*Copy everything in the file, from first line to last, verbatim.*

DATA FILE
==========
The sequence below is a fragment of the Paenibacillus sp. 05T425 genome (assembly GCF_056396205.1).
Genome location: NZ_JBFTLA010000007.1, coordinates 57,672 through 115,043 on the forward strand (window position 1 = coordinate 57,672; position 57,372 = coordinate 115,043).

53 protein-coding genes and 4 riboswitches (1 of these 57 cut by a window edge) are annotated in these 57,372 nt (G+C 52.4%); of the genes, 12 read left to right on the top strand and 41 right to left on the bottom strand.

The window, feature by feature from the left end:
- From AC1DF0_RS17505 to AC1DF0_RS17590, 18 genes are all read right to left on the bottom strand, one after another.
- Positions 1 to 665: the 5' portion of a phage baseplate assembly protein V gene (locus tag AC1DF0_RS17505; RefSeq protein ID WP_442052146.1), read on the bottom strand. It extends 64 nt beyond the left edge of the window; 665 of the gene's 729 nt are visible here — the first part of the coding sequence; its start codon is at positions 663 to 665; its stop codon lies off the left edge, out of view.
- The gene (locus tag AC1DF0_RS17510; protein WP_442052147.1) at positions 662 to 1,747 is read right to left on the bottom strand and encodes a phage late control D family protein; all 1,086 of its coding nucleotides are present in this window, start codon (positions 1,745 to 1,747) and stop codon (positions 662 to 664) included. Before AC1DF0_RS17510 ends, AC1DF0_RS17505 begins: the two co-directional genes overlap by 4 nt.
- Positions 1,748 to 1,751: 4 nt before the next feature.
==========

The sequence below is a fragment of the Paenibacillus sp. 05T425 genome (assembly GCF_056396205.1).
Genome location: NZ_JBFTLA010000007.1, coordinates 57,672 through 115,043 on the forward strand (window position 1 = coordinate 57,672; position 57,372 = coordinate 115,043).

53 protein-coding genes and 4 riboswitches (1 of these 57 cut by a window edge) are annotated in these 57,372 nt (G+C 52.4%); of the genes, 12 read left to right on the top strand and 41 right to left on the bottom strand.

The window, feature by feature from the left end:
- From AC1DF0_RS17505 to AC1DF0_RS17590, 18 genes are all read right to left on the bottom strand, one after another.
- Positions 1 to 665: the 5' portion of a phage baseplate assembly protein V gene (locus tag AC1DF0_RS17505; RefSeq protein ID WP_442052146.1), read on the bottom strand. It extends 64 nt beyond the left edge of the window; 665 of the gene's 729 nt are visible here — the first part of the coding sequence; its start codon is at positions 663 to 665; its stop codon lies off the left edge, out of view.
- The gene (locus tag AC1DF0_RS17510; protein WP_442052147.1) at positions 662 to 1,747 is read right to left on the bottom strand and encodes a phage late control D family protein; all 1,086 of its coding nucleotides are present in this window, start codon (positions 1,745 to 1,747) and stop codon (positions 662 to 664) included. Before AC1DF0_RS17510 ends, AC1DF0_RS17505 begins: the two co-directional genes overlap by 4 nt.
- Positions 1,748 to 1,751: 4 nt before the next feature.